In a super-tight job market, McDonald’s has to do more to attract and keep workers. Giving up its fight against minimum wage hikes could help.
McDonald’s announced this week it will no longer lobby against raising workers’ pay. The company shared the news in a letter to the National Restaurant Association, which represents companies in the food-service industry, on Tuesday. The letter was first obtained by Politico.
“Going forward, McDonald’s Corporation will not use our resources, including lobbyists or staff, to oppose minimum wage increases at the federal, state or local levels,” wrote Genna Gent, vice president of US government relations for the company. “Nor will we participate in the association advocacy efforts designed expressly to defeat wage increases.”
She added that McDonald’s thinks increases should be “phased in.”
The association said in a statement “our members are as diverse as the communities they serve, and the economies of every region are different.”
The average starting salary for employees at corporate-owned stores is above $10 per hour, Gent noted, adding that McDonald’s doesn’t set wages at franchises.
Many companies are raising pay to get ahead of regulations and hire and retain employees. Workers are less attracted to low-paying jobs in a labor market with sub-4% unemployment.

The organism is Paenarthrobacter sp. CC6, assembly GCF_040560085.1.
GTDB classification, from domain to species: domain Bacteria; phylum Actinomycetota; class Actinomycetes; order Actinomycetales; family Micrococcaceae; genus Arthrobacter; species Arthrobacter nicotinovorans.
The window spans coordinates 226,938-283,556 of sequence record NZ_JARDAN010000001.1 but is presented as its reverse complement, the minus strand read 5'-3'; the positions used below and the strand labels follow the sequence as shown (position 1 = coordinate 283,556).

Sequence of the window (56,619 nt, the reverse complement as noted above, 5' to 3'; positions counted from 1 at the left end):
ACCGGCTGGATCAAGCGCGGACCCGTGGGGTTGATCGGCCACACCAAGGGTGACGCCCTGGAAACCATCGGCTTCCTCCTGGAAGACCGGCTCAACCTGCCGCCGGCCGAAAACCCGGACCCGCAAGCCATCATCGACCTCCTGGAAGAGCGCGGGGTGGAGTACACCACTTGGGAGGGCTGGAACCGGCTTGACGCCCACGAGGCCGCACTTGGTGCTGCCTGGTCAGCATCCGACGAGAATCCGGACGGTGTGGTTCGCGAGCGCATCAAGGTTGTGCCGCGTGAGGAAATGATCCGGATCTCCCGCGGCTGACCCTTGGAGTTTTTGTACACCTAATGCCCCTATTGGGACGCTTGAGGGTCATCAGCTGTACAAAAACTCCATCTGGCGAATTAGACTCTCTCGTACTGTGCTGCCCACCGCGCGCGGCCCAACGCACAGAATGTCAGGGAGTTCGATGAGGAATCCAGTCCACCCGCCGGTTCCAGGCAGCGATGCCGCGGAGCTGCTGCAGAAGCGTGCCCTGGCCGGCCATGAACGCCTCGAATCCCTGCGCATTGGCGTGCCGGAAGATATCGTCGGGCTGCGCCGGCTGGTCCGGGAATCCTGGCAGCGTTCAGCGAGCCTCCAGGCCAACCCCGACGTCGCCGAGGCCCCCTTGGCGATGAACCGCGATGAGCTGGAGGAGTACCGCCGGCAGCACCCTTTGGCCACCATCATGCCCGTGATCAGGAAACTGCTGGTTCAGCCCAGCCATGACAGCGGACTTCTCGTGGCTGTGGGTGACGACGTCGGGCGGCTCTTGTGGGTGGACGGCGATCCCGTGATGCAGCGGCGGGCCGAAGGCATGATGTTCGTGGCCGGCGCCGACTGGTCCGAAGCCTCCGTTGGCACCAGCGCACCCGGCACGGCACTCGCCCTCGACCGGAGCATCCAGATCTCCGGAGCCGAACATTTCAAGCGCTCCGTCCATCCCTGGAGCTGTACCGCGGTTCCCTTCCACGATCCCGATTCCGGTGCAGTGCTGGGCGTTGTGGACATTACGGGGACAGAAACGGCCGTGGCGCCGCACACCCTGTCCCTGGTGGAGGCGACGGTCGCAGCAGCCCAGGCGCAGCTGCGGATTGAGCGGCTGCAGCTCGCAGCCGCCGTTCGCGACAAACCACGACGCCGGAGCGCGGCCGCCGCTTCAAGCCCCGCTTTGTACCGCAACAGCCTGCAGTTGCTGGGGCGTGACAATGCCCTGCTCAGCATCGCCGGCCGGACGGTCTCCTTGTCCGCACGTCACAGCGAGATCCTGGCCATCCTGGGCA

In the letter, Gent touted a number of McDonald’s policies that could prove attractive to workers, like paid time away from work and flexible schedules, among other things.
McDonald’s has long been targeted by wage increase activists. The Fight for 15, which organizes protests and pressures companies to raise their hourly minimum wages to $15, has pushed McDonald’s to make a change.
For some labor advocates, including Senator Bernie Sanders, the move is a step in the right direction.
“This is a victory for thousands of workers,” Sanders wrote in a tweet responding to the news. “We will keep fighting until McDonald’s workers and all others are paid a living wage of at least $15 an hour,” he added.
“It’s a welcome statement,” said Tsedeye Gebreselassie, senior attorney with the National Employment Law Project. She noted that though there is support for raising the minimum wage at state and national levels, industry lobbying against change has been a “stumbling block.”
“If there’s less opposition coming from industry … that’ll make it even easier to pass some of these increases,” she said.
McDonald’s raised the salaries of about 90,000 workers in 2015. The company said at the time that starting wages would be at least $1 an hour more than the minimum wage set by local law.